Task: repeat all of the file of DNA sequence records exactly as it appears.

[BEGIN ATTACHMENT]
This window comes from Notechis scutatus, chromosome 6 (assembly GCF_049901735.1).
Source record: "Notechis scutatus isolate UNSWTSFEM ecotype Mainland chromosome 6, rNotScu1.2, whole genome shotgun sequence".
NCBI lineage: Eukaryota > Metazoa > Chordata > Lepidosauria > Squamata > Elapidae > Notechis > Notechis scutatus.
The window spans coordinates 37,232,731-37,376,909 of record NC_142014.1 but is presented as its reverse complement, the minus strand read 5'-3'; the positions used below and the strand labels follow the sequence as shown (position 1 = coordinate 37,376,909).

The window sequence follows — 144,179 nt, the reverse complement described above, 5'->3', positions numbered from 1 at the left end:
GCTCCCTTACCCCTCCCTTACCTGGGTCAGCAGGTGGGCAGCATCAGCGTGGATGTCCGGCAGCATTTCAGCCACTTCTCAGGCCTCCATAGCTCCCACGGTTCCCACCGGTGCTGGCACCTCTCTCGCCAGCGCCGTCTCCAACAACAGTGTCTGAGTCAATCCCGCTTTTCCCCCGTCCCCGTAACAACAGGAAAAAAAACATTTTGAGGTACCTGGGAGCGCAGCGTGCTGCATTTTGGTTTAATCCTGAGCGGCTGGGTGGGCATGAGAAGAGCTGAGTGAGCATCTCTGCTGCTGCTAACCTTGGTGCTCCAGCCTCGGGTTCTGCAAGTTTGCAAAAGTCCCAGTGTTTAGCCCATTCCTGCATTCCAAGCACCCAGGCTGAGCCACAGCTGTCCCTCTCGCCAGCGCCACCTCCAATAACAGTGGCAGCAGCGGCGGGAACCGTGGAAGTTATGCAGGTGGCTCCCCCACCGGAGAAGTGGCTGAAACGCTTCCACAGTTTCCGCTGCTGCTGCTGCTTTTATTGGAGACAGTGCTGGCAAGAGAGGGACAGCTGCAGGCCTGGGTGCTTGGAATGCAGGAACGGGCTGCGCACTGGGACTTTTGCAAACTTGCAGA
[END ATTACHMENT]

This window comes from Notechis scutatus, chromosome 6 (assembly GCF_049901735.1).
Source record: "Notechis scutatus isolate UNSWTSFEM ecotype Mainland chromosome 6, rNotScu1.2, whole genome shotgun sequence".
NCBI lineage: Eukaryota > Metazoa > Chordata > Lepidosauria > Squamata > Elapidae > Notechis > Notechis scutatus.
The window spans coordinates 37,232,731-37,376,909 of record NC_142014.1 but is presented as its reverse complement, the minus strand read 5'-3'; the positions used below and the strand labels follow the sequence as shown (position 1 = coordinate 37,376,909).

The window sequence follows — 144,179 nt, the reverse complement described above, 5'->3', positions numbered from 1 at the left end:
GCTCCCTTACCCCTCCCTTACCTGGGTCAGCAGGTGGGCAGCATCAGCGTGGATGTCCGGCAGCATTTCAGCCACTTCTCAGGCCTCCATAGCTCCCACGGTTCCCACCGGTGCTGGCACCTCTCTCGCCAGCGCCGTCTCCAACAACAGTGTCTGAGTCAATCCCGCTTTTCCCCCGTCCCCGTAACAACAGGAAAAAAAACATTTTGAGGTACCTGGGAGCGCAGCGTGCTGCATTTTGGTTTAATCCTGAGCGGCTGGGTGGGCATGAGAAGAGCTGAGTGAGCATCTCTGCTGCTGCTAACCTTGGTGCTCCAGCCTCGGGTTCTGCAAGTTTGCAAAAGTCCCAGTGTTTAGCCCATTCCTGCATTCCAAGCACCCAGGCTGAGCCACAGCTGTCCCTCTCGCCAGCGCCACCTCCAATAACAGTGGCAGCAGCGGCGGGAACCGTGGAAGTTATGCAGGTGGCTCCCCCACCGGAGAAGTGGCTGAAACGCTTCCACAGTTTCCGCTGCTGCTGCTGCTTTTATTGGAGACAGTGCTGGCAAGAGAGGGACAGCTGCAGGCCTGGGTGCTTGGAATGCAGGAACGGGCTGCGCACTGGGACTTTTGCAAACTTGCAGA